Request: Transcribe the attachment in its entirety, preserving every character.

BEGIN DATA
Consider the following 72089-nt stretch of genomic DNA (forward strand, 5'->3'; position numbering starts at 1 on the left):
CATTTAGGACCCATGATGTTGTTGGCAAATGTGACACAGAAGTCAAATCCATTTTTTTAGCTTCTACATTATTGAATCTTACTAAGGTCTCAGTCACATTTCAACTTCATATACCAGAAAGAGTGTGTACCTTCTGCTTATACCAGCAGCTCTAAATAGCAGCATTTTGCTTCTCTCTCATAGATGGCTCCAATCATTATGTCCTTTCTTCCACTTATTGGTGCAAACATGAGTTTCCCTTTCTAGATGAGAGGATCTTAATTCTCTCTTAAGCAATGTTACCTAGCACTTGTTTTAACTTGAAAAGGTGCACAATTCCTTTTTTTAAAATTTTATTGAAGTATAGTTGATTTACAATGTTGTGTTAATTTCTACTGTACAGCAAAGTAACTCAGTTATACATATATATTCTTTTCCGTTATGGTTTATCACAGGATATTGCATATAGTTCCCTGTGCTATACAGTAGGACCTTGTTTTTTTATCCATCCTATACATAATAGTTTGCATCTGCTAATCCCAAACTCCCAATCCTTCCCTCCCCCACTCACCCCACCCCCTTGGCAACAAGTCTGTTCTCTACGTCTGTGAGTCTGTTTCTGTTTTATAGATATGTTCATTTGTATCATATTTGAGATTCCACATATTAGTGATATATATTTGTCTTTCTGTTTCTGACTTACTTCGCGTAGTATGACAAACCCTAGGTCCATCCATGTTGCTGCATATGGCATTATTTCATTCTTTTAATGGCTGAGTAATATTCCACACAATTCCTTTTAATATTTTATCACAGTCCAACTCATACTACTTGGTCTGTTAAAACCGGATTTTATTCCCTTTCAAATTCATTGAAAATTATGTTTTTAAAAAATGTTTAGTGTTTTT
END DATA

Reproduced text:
Consider the following 72089-nt stretch of genomic DNA (forward strand, 5'->3'; position numbering starts at 1 on the left):
CATTTAGGACCCATGATGTTGTTGGCAAATGTGACACAGAAGTCAAATCCATTTTTTTAGCTTCTACATTATTGAATCTTACTAAGGTCTCAGTCACATTTCAACTTCATATACCAGAAAGAGTGTGTACCTTCTGCTTATACCAGCAGCTCTAAATAGCAGCATTTTGCTTCTCTCTCATAGATGGCTCCAATCATTATGTCCTTTCTTCCACTTATTGGTGCAAACATGAGTTTCCCTTTCTAGATGAGAGGATCTTAATTCTCTCTTAAGCAATGTTACCTAGCACTTGTTTTAACTTGAAAAGGTGCACAATTCCTTTTTTTAAAATTTTATTGAAGTATAGTTGATTTACAATGTTGTGTTAATTTCTACTGTACAGCAAAGTAACTCAGTTATACATATATATTCTTTTCCGTTATGGTTTATCACAGGATATTGCATATAGTTCCCTGTGCTATACAGTAGGACCTTGTTTTTTTATCCATCCTATACATAATAGTTTGCATCTGCTAATCCCAAACTCCCAATCCTTCCCTCCCCCACTCACCCCACCCCCTTGGCAACAAGTCTGTTCTCTACGTCTGTGAGTCTGTTTCTGTTTTATAGATATGTTCATTTGTATCATATTTGAGATTCCACATATTAGTGATATATATTTGTCTTTCTGTTTCTGACTTACTTCGCGTAGTATGACAAACCCTAGGTCCATCCATGTTGCTGCATATGGCATTATTTCATTCTTTTAATGGCTGAGTAATATTCCACACAATTCCTTTTAATATTTTATCACAGTCCAACTCATACTACTTGGTCTGTTAAAACCGGATTTTATTCCCTTTCAAATTCATTGAAAATTATGTTTTTAAAAAATGTTTAGTGTTTTT